Combining the genres of documentary, musical theater, and western film, Robert Greene’s experimental film Bisbee ’17 follows members of an Arizona community as they reckon with a dark episode in their town’s history.
In 1917, over one thousand Arizona miners—on strike for better wages and safer working conditions—were violently rounded up by their armed neighbors, herded onto cattle cars, and deposited 180 miles away in the New Mexican desert. Most of the workers expelled from Bisbee were immigrants. This event came to be known as the Bisbee deportation, and was discussed only in hushed tones during the following century. Bisbee ’17 documents Bisbee locals as they plan a centennial commemoration. They stage dramatic scenes from 1917, culminating in a large-scale recreation of the deportation itself on its 100th anniversary. These scenes are based on historical research but also convey the actors’ interpretations of their characters’ motivations, underscoring the complexity of collective historical memory. The reenactment raises difficult questions about contemporary issues of immigration, labor rights, corporate power and state-backed violence with haunting scenes created by people who are reckoning with history in real time.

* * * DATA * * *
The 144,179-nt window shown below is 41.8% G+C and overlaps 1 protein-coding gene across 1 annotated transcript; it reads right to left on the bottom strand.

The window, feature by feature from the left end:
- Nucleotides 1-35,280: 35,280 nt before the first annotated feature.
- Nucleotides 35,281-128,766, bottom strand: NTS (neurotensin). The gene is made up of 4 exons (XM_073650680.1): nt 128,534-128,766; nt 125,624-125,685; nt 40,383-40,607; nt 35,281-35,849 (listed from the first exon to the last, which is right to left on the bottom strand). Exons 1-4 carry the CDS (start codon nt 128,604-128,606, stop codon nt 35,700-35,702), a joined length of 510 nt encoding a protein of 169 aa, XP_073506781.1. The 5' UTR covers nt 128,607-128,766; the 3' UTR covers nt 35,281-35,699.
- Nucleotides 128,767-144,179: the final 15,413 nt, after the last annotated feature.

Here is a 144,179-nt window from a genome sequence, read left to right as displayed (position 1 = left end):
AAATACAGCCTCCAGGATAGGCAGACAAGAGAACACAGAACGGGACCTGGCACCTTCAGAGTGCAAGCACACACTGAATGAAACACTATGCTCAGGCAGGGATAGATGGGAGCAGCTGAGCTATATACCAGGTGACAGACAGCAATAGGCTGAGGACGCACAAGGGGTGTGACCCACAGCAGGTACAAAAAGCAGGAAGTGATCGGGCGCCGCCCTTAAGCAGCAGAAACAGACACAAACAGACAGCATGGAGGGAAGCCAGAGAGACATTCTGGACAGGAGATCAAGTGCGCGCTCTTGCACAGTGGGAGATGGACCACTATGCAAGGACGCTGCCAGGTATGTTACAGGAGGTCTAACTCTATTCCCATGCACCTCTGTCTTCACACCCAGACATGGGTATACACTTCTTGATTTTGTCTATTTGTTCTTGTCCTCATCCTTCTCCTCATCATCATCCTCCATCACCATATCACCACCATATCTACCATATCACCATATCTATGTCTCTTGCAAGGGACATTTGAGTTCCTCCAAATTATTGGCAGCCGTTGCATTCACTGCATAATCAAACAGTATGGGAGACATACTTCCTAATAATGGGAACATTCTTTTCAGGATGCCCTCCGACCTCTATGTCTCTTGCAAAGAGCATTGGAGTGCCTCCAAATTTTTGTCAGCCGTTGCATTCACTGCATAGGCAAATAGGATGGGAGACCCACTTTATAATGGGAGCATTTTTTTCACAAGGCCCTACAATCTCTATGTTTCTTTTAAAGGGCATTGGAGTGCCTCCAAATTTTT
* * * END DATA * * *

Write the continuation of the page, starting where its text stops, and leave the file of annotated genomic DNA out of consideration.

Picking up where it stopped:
In this lesson for Bisbee ‘17, students will explore the concept of historical memory and consider the social and cultural factors that influence how the Bisbee deportation has been remembered by the town’s residents. Students will then research and reenact an event from their own community’s past and analyze cultural factors that shape modern interpretations of the event.
Important Note to Educators
Viewing and discussing sensitive material: This lesson and the accompanying film address sensitive social issues and teachers should screen the film clips and review all of the related materials prior to the lesson. It would also be helpful to connect with a school social worker for resources specific to your school community’s needs and guidelines.
Remind the class that this is a supportive environment and review your classroom’s tools for creating a safe space, including class agreements. These might include guidelines like “no name-calling,” “no interrupting,” “listen without judgment,” “use respectful language,” “share to your level of comfort,” “you have the right to pass,” etc. And remind students that when they talk about groups of people, they should be careful to use the word “some,” not “all.”
Visit Teaching Tolerance for additional resources and strategies for tackling challenging topics in the classroom: